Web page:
Wednesday, May 21, 2014

Turkey and the Soma Mining Disaster: How Not to Deal with a National Tragedy

by Nomad

The downside to a photo-op is, of course, that something unexpected or embarrassing might happen. That's unfortunately exactly what occurred when the Turkish Prime Minister traveled to Soma, the site of the nation's worst mining disaster.

In the aftermath of the historic mining disaster in Soma, Turkey, the Prime Minister Tayyip Erdogan promptly journeyed to the area, supposedly to give comfort to the grieving relatives of the over 300 victims.

In what could be considered phenomenally poor judgement, the Prime Minister delivered a speech to the crowds in which he told the crowds that mining disasters happen all the time. Even, in more developed countries, he said, such unfortunate things occur. It was, he implied, simply a risk that miners take.
He then cited examples to support his contention.. from 100 years ago. In fact, critics pointed out- nearly instantaneously- that Turkey's record for mining disasters outranks other nations.

Naturally those remarks did not sit well with families who were still waiting for information from rescue teams, or with families who were burying their dead husbands, brothers and sons.

The visit quickly went downhill from there, with mobs- some of them angry- surrounding the official entourage. The Prime Minister and his aides reportedly had to make a detour to a nearby shopping mall.
There, it was widely reported but unconfirmed, there was some kind of scuffle between a widow and the Prime Minister himself. (It is not clear what exactly happened but video shows the entourage being pushed by the crowds and forced to make a U-turn at the door of the shopping area.)

Following the visit, the protesters- most of them from the small village- grew so numerous had to be dispersed with tear gas and a water cannons. The entire area was sealed off from the prying eyes of the international media (or any agile provocateurs, according to the government) by military checkpoints along the highways. According to one national newspaper:
Security forces deployed in the surroundings of Soma were reinforced by commando troops dispatched from garrisons in Istanbul, Ankara, İzmir and Denizli.

Only officials, rescuers, some journalists and relatives of miners are allowed to pass through the checkpoints set up 30 kilometers from the disaster-struck mine. Buses and private cars have all been halted and checked.
Protests, marches and demonstrations were banned after tension rose due to anger against the authorities following the disaster. The Manisa Governor’s Office has claimed that most of the protesters came from outside Soma and described the protests as “provocative.”
All to no avail. Within days, there were demonstrations in various cities and towns throughout the country, such as Istanbul, Ankara and Izmir. It was all reminiscent of those nationwide protests seen during last summer's Gezi park protests. (For a minute by minute account of the Soma events, try here.)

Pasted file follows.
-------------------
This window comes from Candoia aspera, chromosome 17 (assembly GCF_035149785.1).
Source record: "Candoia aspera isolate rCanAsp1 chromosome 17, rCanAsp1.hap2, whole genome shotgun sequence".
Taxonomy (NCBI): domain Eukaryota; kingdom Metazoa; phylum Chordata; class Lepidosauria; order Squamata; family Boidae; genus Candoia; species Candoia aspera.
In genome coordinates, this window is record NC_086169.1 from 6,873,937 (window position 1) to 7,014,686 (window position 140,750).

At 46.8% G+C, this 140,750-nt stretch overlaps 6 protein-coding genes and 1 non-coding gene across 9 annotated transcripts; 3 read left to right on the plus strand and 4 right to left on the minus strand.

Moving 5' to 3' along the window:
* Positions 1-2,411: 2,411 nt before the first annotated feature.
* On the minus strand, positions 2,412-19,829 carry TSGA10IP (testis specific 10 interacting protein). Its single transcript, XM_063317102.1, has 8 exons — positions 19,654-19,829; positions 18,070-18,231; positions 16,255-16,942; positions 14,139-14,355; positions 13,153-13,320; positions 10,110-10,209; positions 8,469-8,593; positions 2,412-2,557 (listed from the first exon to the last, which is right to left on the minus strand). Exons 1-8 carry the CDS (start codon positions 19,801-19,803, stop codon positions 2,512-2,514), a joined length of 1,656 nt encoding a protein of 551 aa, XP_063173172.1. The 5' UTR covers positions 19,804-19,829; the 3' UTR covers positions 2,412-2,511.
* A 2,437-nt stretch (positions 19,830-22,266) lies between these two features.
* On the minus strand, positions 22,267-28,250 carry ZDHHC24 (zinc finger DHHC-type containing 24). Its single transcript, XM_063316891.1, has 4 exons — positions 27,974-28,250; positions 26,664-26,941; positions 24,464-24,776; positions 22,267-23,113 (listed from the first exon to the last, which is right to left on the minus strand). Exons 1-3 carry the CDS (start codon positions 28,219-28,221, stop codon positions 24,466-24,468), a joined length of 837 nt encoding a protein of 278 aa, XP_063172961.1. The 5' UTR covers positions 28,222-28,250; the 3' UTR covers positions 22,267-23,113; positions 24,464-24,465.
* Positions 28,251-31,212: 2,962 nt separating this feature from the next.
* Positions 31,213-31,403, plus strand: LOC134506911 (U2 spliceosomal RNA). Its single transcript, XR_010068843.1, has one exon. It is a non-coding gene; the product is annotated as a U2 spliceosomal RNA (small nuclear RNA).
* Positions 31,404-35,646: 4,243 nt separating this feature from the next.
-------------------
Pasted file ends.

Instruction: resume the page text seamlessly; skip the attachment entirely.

The Erdogan administration didn't do much to improve its credibility. For example, within hours of the events in Soma, government officials began claiming that the mining company could and should not be held responsible for the accident. The government, it pointed out, regularly inspected the mine and found nothing amiss.
Nevertheless Erdogan and his Energy Minister promised a full investigation and vowed to punish the guilty.
Many were unimpressed.
However, somewhat surprisingly, arrests have already been made following miners' claims that officials at the mine were negligent. How justice will proceed, of course, is anybody's guess.

As far as the sympathy visit, the whole event was a spectacular public relations calamity for Erdogan who is reportedly seeking to hold on to power by running for the presidential post later this year.

If that were not damaging enough for the Prime Minister, it got much worse.

One of his prime ministerial advisers, Yusuf Yerkel, was photographed kicking a protester who was being held down by security forces. 

The aide initially refused to apologize. Unfortunately for him, the photos went viral and became the focus of international media. 
According to Anadolu Agency, Yerkel finally made this half-hearted apology: 
“I have been deeply saddened by the incident that occurred in Soma on May 14. I am sorry for being unable to keep calm despite all of the provocations, insults and attacks I faced on that day.
The Prime Minister made no comment but his staff quickly closed ranks and defended their colleague. 
Erdoğan’s chief adviser, Yalçın Akdoğan wrote in a letter to a national newspaper:
“The way Yerkel tried to defend himself against those who were kicking the cars [escorting Erdoğan] has been represented in a very different manner than the reality. It is not possible to understand what happened there with just one photograph."
Somebody should have perhaps reminded the advisors why exactly they had come to Soma in the first place.

Incidentally, like a professional football player. the aide has been put on sick leave with a knee injury